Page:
Guest blogger Charmaine Zammit is back with more thoughts (and questions) from the VIVA Curatorial School…
From the second day onwards at the VIVA Curatorial School, I’ve been preoccupied with constant personal reflections challenging what has been strongly ingrained in my mind. It absolutely made every day worth attending. This blog serves to share some of the issues that arose during the lectures, which hopefully encourage the readers to reflect on them.
One of the concerning issues is that conceptual art requires one to read it rather than simply look at it. It is the kind of art with cognitive value, intended to make one think and ask questions. Such an issue provoked my own assumptions about what qualifies as art and the role of the curators and spectators of conceptual art. According to curator Simon Sheikh, spectators are an asset to any art show. He insisted that without the concept of spectatorship, there is no need for curators. This made me wonder about the curator’s role in a conceptual art exhibition and whether the curator is to provide the right setup and information to encourage spectators to think or to question the artist’s intentions. Then again, to what extent should the conceptual artist’s intention be allowed to define the spectators’ interpretation?
During other lectures, the issue of ‘context’ and ‘community’ arose. The curator Mai Abu ElDahab maintained that in order to deal with exhibition space, the curators are to understand the context of the community, while curator Simon Sheikh pointed out that “Community is about Identity”. If a community can be identified, it can be addressed.
A lecture by the contributors of the exhibition ‘Culture of Aging’ (open until 27th September at St James Cavalier) provoked the participants with issues concerning the varied cultural perspectives by which societies deal with an ageing population. The artist/speaker Ferhat Özgür, through his observations of the living conditions of the elderly, insisted on the potential that art can have in social engagement. Questions that arose, such as: “Why cannot the younger generation live together with the elderly?” made me wonder about today’s cultural habits that probably condition the elderly to go to nursing homes. Do we really need to be on our own together with other old people when we get older?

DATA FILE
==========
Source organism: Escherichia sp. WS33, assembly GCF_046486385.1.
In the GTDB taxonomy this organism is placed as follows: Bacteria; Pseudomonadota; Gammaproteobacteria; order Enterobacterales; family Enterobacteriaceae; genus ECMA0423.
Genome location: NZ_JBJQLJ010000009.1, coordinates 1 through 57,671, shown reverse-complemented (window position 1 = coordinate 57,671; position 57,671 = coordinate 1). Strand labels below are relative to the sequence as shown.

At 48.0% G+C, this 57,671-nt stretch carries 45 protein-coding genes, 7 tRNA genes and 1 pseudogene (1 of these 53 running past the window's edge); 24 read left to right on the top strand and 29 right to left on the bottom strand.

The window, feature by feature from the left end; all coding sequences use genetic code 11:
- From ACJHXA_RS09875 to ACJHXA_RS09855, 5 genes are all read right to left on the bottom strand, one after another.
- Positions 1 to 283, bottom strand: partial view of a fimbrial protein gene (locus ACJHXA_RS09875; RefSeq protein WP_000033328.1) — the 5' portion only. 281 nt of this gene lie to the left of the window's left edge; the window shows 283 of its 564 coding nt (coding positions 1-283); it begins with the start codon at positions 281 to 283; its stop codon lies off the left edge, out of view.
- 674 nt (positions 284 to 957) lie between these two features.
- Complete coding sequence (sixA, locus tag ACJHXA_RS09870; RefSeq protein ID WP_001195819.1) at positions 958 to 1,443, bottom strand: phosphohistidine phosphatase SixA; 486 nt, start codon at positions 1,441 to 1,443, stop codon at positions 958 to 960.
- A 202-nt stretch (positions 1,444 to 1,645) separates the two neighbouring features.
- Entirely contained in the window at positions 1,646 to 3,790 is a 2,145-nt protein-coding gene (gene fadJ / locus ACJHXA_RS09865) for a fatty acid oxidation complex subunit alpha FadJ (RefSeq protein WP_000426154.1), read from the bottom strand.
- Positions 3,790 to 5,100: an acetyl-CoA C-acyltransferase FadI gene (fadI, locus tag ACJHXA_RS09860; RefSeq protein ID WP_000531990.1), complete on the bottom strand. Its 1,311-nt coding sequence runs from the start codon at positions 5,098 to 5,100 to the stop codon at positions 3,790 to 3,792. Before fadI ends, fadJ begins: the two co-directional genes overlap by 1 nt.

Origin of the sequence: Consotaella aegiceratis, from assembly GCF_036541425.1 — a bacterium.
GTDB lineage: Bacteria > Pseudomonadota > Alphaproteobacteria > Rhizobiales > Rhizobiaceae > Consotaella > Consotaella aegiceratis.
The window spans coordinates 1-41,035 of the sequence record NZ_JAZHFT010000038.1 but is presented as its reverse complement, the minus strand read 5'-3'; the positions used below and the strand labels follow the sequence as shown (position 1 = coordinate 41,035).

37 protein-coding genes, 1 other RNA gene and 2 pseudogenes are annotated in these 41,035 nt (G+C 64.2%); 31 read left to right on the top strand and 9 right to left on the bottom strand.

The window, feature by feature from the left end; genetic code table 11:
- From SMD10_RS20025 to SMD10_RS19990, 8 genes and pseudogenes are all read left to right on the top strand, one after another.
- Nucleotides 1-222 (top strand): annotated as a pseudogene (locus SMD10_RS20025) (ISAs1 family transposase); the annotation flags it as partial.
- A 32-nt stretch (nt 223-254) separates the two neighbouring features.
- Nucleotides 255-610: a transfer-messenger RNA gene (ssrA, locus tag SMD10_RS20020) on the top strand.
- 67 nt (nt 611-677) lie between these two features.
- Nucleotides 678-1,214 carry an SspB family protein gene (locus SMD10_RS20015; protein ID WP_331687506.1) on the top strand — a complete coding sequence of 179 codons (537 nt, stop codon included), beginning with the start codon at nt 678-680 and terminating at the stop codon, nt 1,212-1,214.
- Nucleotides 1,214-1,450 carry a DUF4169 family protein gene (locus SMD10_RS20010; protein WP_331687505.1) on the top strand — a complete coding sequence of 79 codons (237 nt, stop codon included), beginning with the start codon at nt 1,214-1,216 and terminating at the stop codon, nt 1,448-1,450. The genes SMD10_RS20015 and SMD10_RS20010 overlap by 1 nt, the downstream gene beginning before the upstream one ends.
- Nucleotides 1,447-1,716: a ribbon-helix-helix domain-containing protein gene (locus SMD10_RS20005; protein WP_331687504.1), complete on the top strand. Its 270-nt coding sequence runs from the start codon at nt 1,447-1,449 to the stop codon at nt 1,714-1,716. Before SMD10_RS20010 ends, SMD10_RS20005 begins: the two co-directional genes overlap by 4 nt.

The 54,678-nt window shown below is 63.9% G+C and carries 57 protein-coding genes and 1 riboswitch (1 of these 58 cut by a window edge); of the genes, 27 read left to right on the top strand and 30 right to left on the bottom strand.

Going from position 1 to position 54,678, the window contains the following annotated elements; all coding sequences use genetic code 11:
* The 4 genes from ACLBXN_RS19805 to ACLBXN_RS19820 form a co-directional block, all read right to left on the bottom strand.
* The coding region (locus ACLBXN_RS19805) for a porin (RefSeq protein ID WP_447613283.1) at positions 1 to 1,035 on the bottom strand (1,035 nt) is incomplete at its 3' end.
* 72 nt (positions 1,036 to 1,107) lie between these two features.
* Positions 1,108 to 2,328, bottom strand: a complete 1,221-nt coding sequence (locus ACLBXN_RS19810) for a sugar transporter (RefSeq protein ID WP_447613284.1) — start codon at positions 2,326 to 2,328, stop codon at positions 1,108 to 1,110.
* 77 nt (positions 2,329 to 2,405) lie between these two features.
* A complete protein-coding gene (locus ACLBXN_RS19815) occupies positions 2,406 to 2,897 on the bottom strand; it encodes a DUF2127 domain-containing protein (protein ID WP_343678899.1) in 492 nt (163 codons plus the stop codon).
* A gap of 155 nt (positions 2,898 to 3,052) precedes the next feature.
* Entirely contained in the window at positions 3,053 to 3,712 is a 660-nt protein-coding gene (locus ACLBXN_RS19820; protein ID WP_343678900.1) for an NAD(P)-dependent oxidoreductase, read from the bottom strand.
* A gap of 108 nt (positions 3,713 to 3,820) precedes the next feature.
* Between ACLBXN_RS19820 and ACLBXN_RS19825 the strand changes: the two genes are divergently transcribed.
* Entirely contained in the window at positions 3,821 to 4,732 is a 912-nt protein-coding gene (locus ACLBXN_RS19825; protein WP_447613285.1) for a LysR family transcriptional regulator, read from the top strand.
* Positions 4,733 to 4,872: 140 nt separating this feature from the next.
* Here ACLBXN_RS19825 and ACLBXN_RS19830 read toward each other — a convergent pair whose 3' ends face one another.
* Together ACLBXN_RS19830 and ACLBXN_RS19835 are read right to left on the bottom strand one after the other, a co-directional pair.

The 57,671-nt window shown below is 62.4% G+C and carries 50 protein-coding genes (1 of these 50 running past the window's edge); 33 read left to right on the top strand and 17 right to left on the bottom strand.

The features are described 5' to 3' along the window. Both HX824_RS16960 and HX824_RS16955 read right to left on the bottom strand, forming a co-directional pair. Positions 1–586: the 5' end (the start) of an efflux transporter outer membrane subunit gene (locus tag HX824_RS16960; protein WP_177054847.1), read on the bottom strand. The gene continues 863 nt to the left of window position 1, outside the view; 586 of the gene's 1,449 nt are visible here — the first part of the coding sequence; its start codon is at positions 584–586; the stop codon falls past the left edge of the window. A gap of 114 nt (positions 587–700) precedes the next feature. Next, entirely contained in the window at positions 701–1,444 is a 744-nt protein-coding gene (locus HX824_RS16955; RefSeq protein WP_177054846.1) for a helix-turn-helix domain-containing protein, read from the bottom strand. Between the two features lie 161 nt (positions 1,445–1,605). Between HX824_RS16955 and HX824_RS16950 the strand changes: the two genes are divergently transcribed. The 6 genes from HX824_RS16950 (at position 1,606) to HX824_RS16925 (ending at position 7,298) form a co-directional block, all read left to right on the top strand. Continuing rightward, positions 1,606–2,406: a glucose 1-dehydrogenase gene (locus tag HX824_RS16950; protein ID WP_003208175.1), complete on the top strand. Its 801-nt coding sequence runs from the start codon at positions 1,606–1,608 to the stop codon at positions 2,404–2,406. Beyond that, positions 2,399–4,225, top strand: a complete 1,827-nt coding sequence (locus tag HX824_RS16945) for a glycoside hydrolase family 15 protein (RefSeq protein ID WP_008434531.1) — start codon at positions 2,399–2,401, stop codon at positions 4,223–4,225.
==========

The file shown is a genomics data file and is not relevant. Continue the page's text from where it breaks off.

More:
Another issue that emerged from Ferhat’s video ‘Metamorphosis Chat’ (2009), shows how in some cultures, on the subject of gender issues, male dominance is still felt. The main aspect of the video was about ‘walking in another’s shoes’, where the headscarf accessory worn by one of the women protagonists raises issues of the polarisation of the secular versus the religious, the East vs the West. Throughout most of the video, the two women from different cultures are observed giggling non-stop, while exchanging clothes. At one point, one of the women insists how she would feel ‘naked’ without wearing the headscarf! This made me wonder about most women, myself included, who would feel ‘naked’ without wearing any makeup. Throughout the ages, women have always been somehow culturally conditioned, which has been shaping their imaginary ‘free choices’ of presenting their identity, ranging from hiding their beauty and sexual desires to the other extreme of enhancing their beauty and glorifying their sexuality.
On listening to Leo Delfgaauw’s talk about his current research: ‘Hidden Careers, Older Artists and Lifelong Learning’, personal thoughts started arising about the destiny of one’s artistic practice vis-à-vis the inescapable ageing process. I started wondering about what position would be taken by most artists and myself throughout our aging process…will we choose to keep on creating art for public recognition to boost our ego?… to please the curators?…to make money?… for the sake of noble social engagement?
May this blog serve to encourage the public to visit the VIVA exhibitions, which are all free of charge. I implore people to contemplate the above when visiting exhibits to see what other personal meaning they come up with.
-Words by Charmaine Zammit